Finding the Passion
When I decided on my major, I saw my path diverging into two possible routes: Psychology or Film and Media Studies. I was doing well in my Psychology classes – I’d started out of an interest in Forensic Psychology from all the crime shows I watched in my spare time, and a belief that I’d immediately be able to tell when people were lying if I took enough classes. But the path towards actually doing anything with a Psychology degree seemed to involve a lot of grad school.
The decision pretty much made itself after that.
Film was my passion though. I loved the way a good movie trailer could hook me in under two minutes, and how, if they got the cuts just right, I’d feel goosebumps prickling down my neck. I wanted to make someone else feel like that, and when I got a chance to make a trailer myself – through a video editing elective in high school – I realized the feeling was even better when I was the one hooking others. On my first project – a trailer for a show called Generator Rex – I got so many people asking me about the show that Cartoon Network really should have paid me for it.
It was amazing. It was like having someone ask for the name of the song when you’re in charge of the aux. And I already loved writing stories, and pretty much analyzed movies in my spare time, so it was the perfect choice. I even expanded on my dream – I wasn’t just going to make trailers. I was going to be an executive producer and have my own show. That thought gave me the same goosebumps as the movie trailers.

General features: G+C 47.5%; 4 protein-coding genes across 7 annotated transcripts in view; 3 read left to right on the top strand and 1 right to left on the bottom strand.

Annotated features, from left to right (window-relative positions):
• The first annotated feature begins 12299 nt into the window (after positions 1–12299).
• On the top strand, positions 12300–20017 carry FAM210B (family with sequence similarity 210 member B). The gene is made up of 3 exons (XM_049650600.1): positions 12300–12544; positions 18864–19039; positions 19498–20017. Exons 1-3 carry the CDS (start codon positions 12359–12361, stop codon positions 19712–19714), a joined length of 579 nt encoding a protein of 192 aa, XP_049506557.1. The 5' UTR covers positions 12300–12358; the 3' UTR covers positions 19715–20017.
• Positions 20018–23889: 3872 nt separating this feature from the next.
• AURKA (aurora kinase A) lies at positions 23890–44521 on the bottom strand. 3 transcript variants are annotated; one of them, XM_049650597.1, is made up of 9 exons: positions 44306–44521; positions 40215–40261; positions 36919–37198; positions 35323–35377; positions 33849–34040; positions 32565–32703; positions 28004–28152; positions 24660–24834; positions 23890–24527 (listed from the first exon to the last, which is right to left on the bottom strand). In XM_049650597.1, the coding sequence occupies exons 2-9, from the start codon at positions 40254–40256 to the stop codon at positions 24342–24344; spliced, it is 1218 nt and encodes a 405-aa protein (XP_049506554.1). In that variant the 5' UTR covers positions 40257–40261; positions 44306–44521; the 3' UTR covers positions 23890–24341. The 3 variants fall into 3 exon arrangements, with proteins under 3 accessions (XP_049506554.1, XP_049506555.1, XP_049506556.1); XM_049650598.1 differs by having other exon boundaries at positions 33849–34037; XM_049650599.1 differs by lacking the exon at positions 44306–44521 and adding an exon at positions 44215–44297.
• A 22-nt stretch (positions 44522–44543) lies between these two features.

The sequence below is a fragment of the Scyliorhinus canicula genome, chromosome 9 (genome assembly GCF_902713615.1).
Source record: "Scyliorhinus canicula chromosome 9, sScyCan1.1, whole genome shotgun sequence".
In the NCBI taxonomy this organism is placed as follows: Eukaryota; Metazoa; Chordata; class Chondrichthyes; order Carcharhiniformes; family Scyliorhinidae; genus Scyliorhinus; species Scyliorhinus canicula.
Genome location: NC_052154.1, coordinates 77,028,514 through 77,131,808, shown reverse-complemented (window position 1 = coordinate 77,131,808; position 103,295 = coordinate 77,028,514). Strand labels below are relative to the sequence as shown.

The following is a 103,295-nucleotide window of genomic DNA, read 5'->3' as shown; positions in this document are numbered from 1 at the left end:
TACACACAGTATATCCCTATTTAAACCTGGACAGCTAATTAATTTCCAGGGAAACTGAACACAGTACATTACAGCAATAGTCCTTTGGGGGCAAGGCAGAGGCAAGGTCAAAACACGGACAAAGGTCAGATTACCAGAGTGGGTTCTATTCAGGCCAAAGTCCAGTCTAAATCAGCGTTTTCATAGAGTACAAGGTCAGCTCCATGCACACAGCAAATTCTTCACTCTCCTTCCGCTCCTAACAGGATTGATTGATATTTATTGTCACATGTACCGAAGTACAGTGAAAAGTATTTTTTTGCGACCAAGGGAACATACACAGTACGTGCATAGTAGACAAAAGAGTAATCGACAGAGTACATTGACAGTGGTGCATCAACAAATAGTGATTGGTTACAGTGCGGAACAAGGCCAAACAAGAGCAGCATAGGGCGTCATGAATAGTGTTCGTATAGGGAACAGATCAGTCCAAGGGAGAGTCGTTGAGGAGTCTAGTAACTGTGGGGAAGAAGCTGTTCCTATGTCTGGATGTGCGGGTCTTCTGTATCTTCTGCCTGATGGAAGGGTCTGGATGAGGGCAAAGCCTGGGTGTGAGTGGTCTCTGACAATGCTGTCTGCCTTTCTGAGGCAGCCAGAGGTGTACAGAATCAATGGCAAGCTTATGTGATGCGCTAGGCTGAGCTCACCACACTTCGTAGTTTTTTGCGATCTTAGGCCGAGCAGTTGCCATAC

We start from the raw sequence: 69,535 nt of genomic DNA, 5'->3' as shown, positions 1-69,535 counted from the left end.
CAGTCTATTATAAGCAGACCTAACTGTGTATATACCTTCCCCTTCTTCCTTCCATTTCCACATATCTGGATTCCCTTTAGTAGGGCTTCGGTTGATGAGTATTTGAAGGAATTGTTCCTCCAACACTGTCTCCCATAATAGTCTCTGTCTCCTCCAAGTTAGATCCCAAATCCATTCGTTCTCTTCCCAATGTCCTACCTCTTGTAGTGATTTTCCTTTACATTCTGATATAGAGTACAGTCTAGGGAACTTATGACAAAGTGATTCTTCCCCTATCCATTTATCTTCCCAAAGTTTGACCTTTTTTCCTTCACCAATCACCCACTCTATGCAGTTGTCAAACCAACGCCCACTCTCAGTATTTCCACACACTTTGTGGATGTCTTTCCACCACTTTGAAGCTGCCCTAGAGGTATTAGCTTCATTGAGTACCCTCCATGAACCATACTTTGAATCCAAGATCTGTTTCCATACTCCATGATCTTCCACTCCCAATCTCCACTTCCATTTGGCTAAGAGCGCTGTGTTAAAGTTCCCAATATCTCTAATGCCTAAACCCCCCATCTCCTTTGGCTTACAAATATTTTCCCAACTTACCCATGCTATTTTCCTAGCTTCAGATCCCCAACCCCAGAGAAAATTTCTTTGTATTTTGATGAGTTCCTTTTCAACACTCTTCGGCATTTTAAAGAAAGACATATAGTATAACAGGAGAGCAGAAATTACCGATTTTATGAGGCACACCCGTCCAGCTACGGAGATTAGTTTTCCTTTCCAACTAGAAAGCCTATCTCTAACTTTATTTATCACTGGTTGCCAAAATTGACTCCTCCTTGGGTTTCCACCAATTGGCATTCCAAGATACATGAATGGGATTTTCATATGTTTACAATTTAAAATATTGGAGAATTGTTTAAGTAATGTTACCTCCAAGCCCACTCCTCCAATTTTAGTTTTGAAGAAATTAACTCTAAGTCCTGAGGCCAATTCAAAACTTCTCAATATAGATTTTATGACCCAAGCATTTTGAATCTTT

I had no idea that I’d reject the job once I got it.
Rejecting the Dream
The red flags were everywhere but I didn’t notice them at first. I was excited about working at a small, local network because I’d actually have an impact – I would matter.
And I did. I got plenty of responsibility very fast, started managing my own team, and left the office every day to the sound of my programs playing on the lobby flat screen. I got absorbed in my work, got experience in all aspects of a show from start to finish, and even got to enjoy a few perks along the way (hello free DragonCons and behind the scenes museum access).
And I kept waiting for the chill to hit. The goosebumps that would roll down my spine and let me know that I’d made the right choice. It didn’t have to be every day … just once. Once was enough.
It never came. The nights got longer, the workload piled higher, and still it never came.
But the red flags did.
I noticed the first one when I started applying to bigger networks. I couldn’t understand why I kept getting rejected – I’d work on my resume and update my LinkedIn obsessively, thinking about different ways I could word the same two years of experience, different ways I could appeal to “Whom it May Concern” in my cover letter. After months of radio silence, I finally attended a meetup for filmmakers in Atlanta.
The difference was staggering.